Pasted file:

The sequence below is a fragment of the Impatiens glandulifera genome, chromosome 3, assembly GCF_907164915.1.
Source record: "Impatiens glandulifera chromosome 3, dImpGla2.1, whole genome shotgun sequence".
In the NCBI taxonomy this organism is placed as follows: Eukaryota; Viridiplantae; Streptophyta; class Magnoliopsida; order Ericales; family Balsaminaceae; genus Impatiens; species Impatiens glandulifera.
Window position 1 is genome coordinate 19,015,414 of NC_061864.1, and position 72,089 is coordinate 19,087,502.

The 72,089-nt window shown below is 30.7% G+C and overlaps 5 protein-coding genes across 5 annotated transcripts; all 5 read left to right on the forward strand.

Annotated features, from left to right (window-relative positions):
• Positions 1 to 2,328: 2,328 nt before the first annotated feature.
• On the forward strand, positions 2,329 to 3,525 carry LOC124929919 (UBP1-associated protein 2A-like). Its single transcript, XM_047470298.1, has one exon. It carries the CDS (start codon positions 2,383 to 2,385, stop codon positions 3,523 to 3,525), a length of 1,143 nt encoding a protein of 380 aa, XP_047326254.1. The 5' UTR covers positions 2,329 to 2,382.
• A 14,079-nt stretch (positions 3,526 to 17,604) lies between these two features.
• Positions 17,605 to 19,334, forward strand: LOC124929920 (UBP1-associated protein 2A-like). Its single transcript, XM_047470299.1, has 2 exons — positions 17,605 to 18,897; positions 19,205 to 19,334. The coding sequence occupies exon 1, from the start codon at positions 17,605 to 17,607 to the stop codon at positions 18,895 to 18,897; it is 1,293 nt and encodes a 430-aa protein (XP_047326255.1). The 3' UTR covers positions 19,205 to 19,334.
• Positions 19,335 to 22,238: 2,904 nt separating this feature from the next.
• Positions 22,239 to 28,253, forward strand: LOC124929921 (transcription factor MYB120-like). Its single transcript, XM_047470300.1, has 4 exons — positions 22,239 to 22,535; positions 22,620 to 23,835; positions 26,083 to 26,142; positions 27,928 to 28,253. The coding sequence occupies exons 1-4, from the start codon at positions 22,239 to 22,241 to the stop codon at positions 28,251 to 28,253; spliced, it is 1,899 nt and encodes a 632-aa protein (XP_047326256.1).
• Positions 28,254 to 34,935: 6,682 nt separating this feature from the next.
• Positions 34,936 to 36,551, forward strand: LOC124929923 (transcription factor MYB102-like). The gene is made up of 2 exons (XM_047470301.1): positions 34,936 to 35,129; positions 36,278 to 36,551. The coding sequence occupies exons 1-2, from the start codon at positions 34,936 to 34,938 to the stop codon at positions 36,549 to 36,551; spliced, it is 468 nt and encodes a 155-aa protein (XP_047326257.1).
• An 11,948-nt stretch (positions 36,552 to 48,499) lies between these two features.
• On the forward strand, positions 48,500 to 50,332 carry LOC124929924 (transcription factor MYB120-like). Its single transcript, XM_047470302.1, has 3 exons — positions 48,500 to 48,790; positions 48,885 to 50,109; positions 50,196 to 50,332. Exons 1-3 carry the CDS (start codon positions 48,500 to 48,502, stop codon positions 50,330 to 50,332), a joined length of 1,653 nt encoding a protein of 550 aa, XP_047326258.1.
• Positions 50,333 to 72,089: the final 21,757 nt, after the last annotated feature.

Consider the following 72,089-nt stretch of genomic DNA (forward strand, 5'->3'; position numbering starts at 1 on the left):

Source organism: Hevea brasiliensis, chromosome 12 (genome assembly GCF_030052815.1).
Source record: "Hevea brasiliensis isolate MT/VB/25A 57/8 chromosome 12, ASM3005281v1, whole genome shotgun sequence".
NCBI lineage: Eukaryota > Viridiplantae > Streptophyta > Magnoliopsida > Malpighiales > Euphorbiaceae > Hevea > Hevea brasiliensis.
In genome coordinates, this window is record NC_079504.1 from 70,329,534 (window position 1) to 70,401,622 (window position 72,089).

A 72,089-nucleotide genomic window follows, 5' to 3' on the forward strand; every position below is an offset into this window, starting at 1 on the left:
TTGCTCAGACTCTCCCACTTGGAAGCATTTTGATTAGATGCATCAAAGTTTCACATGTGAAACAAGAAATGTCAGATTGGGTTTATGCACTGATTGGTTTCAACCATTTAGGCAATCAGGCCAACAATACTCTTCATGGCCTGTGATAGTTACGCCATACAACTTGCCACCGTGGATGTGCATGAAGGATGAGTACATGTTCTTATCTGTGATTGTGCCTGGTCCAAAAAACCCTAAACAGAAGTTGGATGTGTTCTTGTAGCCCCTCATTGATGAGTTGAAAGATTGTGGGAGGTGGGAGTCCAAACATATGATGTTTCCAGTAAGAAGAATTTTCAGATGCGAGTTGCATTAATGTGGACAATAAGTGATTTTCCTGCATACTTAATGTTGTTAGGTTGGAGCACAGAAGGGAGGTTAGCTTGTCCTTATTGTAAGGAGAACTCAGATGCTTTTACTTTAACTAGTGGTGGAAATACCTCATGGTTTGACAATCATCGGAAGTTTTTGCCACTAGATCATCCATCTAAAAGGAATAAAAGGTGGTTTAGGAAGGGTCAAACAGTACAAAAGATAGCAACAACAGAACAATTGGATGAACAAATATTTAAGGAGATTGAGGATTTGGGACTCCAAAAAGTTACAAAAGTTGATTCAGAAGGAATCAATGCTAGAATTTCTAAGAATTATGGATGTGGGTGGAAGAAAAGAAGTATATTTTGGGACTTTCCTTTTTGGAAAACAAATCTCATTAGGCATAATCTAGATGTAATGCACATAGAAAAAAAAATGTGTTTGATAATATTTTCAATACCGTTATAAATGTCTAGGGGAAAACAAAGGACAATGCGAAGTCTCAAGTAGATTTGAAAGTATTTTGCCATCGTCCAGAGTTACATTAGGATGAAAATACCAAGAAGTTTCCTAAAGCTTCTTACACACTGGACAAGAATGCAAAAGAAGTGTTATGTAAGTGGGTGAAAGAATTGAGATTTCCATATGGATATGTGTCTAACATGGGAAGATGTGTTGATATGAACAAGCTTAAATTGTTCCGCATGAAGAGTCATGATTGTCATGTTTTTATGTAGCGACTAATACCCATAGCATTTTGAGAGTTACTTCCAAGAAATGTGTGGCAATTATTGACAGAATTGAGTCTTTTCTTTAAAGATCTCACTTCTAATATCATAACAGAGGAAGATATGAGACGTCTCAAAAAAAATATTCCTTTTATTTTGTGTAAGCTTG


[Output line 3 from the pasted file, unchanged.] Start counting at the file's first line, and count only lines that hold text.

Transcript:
In the NCBI taxonomy this organism is placed as follows: Eukaryota; Viridiplantae; Streptophyta; class Magnoliopsida; order Ericales; family Balsaminaceae; genus Impatiens; species Impatiens glandulifera.